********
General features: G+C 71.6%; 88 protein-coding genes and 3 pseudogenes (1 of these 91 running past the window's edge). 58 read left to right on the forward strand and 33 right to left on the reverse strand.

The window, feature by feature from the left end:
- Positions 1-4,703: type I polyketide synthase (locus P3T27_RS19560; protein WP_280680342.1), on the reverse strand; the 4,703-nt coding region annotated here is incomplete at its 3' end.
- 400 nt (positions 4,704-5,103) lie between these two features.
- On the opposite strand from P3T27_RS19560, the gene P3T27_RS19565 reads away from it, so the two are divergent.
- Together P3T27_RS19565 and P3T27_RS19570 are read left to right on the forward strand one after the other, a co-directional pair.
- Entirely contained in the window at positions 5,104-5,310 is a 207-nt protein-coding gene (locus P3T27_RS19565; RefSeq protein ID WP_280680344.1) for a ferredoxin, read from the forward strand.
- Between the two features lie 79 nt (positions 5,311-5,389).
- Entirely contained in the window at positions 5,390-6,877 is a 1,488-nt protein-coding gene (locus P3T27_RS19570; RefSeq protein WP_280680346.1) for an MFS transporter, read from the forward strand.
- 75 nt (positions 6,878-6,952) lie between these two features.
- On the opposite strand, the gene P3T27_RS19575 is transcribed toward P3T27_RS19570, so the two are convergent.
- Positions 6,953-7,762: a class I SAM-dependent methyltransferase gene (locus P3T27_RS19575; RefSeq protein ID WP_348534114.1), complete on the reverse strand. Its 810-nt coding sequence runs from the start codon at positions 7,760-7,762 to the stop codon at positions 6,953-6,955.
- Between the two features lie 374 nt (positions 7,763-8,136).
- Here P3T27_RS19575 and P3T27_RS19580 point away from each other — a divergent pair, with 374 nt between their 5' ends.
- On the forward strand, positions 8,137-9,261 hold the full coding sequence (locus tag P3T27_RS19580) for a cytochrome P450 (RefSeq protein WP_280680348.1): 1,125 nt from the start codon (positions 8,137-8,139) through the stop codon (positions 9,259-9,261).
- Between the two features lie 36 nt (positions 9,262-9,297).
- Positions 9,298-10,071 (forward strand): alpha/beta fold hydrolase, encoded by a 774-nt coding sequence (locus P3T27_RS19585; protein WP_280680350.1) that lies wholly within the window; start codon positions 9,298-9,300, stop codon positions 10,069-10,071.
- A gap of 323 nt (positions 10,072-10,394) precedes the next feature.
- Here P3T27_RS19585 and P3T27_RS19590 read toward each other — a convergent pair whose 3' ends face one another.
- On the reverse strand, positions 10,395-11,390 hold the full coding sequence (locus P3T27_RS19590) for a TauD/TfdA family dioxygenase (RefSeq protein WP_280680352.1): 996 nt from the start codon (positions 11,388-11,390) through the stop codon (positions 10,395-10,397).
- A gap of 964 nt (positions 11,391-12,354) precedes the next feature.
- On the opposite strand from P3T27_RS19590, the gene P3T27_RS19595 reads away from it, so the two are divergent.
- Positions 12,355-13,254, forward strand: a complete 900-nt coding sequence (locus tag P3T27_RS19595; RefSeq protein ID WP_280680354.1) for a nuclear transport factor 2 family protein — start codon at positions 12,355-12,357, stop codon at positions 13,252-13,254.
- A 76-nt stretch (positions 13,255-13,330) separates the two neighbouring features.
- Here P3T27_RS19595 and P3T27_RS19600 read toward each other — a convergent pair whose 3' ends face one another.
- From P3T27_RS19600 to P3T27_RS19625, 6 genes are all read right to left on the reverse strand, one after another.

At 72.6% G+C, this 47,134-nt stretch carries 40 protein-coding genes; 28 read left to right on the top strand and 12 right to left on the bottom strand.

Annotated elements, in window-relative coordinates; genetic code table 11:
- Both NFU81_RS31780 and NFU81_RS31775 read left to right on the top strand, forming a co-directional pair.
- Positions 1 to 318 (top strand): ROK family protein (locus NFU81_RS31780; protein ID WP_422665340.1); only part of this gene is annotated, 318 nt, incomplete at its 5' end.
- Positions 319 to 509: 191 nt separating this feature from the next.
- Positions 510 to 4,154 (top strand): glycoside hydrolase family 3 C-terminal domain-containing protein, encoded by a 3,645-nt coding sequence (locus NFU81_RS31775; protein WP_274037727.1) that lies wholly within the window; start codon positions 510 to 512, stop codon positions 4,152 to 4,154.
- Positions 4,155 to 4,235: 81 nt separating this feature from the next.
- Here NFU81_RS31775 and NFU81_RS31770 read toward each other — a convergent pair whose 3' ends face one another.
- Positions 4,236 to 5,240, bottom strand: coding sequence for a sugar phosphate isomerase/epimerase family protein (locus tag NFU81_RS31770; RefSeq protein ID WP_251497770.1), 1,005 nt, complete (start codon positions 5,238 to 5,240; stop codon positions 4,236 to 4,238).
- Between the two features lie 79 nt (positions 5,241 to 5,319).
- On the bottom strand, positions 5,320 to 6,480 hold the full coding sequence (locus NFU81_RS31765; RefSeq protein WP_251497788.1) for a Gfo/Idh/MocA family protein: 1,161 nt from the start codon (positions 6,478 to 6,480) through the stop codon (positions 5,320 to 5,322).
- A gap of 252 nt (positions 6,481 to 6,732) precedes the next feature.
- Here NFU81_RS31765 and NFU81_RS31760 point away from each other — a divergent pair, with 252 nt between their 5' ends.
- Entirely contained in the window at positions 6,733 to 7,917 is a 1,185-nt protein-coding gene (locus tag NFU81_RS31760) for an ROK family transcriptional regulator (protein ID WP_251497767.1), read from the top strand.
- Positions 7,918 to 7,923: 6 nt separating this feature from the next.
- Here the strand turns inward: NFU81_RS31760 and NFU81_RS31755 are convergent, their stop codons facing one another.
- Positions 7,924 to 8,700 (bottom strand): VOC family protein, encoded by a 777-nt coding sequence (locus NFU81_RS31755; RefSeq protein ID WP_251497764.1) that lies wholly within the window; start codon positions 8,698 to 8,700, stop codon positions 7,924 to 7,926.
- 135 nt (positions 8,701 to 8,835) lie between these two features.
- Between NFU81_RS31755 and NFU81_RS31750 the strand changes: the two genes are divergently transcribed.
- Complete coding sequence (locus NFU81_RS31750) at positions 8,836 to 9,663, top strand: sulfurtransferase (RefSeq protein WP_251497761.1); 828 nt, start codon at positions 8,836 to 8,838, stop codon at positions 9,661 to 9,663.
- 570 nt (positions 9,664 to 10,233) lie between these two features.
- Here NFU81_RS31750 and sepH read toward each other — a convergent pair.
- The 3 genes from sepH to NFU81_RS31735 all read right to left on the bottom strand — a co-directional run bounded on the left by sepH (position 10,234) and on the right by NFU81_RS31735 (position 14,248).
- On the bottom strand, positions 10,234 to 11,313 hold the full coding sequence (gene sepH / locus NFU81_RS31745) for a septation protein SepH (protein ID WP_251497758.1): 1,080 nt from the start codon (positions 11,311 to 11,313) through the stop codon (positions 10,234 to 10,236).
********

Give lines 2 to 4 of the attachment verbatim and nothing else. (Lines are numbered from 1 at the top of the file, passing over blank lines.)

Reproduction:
The window, feature by feature from the left end:
- Positions 1-4,703: type I polyketide synthase (locus P3T27_RS19560; protein WP_280680342.1), on the reverse strand; the 4,703-nt coding region annotated here is incomplete at its 3' end.
- 400 nt (positions 4,704-5,103) lie between these two features.